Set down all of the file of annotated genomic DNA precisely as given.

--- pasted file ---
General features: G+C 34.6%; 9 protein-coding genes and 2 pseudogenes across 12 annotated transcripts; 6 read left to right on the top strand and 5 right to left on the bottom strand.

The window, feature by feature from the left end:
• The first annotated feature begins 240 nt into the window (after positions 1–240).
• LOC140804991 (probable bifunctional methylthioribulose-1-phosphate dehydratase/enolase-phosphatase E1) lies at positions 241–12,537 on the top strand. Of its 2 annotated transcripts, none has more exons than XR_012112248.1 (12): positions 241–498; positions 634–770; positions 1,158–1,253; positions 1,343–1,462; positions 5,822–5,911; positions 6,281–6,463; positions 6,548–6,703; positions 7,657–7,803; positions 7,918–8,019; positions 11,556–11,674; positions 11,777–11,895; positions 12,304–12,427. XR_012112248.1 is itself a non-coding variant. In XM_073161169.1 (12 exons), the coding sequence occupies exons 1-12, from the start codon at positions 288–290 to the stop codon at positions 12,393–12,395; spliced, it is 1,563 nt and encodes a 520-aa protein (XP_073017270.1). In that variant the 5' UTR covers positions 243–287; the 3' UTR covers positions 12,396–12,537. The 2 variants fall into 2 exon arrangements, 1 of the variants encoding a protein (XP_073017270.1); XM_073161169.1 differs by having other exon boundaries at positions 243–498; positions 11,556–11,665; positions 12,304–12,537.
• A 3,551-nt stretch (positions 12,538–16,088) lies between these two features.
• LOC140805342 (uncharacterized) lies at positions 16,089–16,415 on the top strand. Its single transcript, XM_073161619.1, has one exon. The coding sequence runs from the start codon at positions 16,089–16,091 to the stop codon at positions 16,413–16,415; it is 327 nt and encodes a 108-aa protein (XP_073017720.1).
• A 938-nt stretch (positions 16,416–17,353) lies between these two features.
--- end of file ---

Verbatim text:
General features: G+C 34.6%; 9 protein-coding genes and 2 pseudogenes across 12 annotated transcripts; 6 read left to right on the top strand and 5 right to left on the bottom strand.

The window, feature by feature from the left end:
• The first annotated feature begins 240 nt into the window (after positions 1–240).
• LOC140804991 (probable bifunctional methylthioribulose-1-phosphate dehydratase/enolase-phosphatase E1) lies at positions 241–12,537 on the top strand. Of its 2 annotated transcripts, none has more exons than XR_012112248.1 (12): positions 241–498; positions 634–770; positions 1,158–1,253; positions 1,343–1,462; positions 5,822–5,911; positions 6,281–6,463; positions 6,548–6,703; positions 7,657–7,803; positions 7,918–8,019; positions 11,556–11,674; positions 11,777–11,895; positions 12,304–12,427. XR_012112248.1 is itself a non-coding variant. In XM_073161169.1 (12 exons), the coding sequence occupies exons 1-12, from the start codon at positions 288–290 to the stop codon at positions 12,393–12,395; spliced, it is 1,563 nt and encodes a 520-aa protein (XP_073017270.1). In that variant the 5' UTR covers positions 243–287; the 3' UTR covers positions 12,396–12,537. The 2 variants fall into 2 exon arrangements, 1 of the variants encoding a protein (XP_073017270.1); XM_073161169.1 differs by having other exon boundaries at positions 243–498; positions 11,556–11,665; positions 12,304–12,537.
• A 3,551-nt stretch (positions 12,538–16,088) lies between these two features.
• LOC140805342 (uncharacterized) lies at positions 16,089–16,415 on the top strand. Its single transcript, XM_073161619.1, has one exon. The coding sequence runs from the start codon at positions 16,089–16,091 to the stop codon at positions 16,413–16,415; it is 327 nt and encodes a 108-aa protein (XP_073017720.1).
• A 938-nt stretch (positions 16,416–17,353) lies between these two features.